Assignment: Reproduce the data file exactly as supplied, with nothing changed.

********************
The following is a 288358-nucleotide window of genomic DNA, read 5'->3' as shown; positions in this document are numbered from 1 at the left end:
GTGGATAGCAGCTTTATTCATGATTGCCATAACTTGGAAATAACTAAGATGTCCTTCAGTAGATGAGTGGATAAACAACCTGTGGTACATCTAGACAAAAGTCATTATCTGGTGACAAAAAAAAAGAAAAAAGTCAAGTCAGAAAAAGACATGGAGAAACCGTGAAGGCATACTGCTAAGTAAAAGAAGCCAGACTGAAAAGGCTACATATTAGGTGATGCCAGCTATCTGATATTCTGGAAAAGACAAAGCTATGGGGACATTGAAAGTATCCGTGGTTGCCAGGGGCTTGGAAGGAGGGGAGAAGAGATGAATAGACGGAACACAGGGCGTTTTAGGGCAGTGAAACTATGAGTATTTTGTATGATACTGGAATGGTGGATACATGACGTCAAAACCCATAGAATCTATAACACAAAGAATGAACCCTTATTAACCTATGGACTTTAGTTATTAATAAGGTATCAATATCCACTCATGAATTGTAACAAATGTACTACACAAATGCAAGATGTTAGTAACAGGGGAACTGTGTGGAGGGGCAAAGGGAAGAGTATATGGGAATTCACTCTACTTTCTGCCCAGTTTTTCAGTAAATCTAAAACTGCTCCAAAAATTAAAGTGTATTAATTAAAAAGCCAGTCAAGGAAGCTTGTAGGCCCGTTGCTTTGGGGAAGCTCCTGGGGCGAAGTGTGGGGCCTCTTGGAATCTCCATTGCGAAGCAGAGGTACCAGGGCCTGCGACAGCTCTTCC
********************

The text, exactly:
The following is a 288358-nucleotide window of genomic DNA, read 5'->3' as shown; positions in this document are numbered from 1 at the left end:
GTGGATAGCAGCTTTATTCATGATTGCCATAACTTGGAAATAACTAAGATGTCCTTCAGTAGATGAGTGGATAAACAACCTGTGGTACATCTAGACAAAAGTCATTATCTGGTGACAAAAAAAAAGAAAAAAGTCAAGTCAGAAAAAGACATGGAGAAACCGTGAAGGCATACTGCTAAGTAAAAGAAGCCAGACTGAAAAGGCTACATATTAGGTGATGCCAGCTATCTGATATTCTGGAAAAGACAAAGCTATGGGGACATTGAAAGTATCCGTGGTTGCCAGGGGCTTGGAAGGAGGGGAGAAGAGATGAATAGACGGAACACAGGGCGTTTTAGGGCAGTGAAACTATGAGTATTTTGTATGATACTGGAATGGTGGATACATGACGTCAAAACCCATAGAATCTATAACACAAAGAATGAACCCTTATTAACCTATGGACTTTAGTTATTAATAAGGTATCAATATCCACTCATGAATTGTAACAAATGTACTACACAAATGCAAGATGTTAGTAACAGGGGAACTGTGTGGAGGGGCAAAGGGAAGAGTATATGGGAATTCACTCTACTTTCTGCCCAGTTTTTCAGTAAATCTAAAACTGCTCCAAAAATTAAAGTGTATTAATTAAAAAGCCAGTCAAGGAAGCTTGTAGGCCCGTTGCTTTGGGGAAGCTCCTGGGGCGAAGTGTGGGGCCTCTTGGAATCTCCATTGCGAAGCAGAGGTACCAGGGCCTGCGACAGCTCTTCC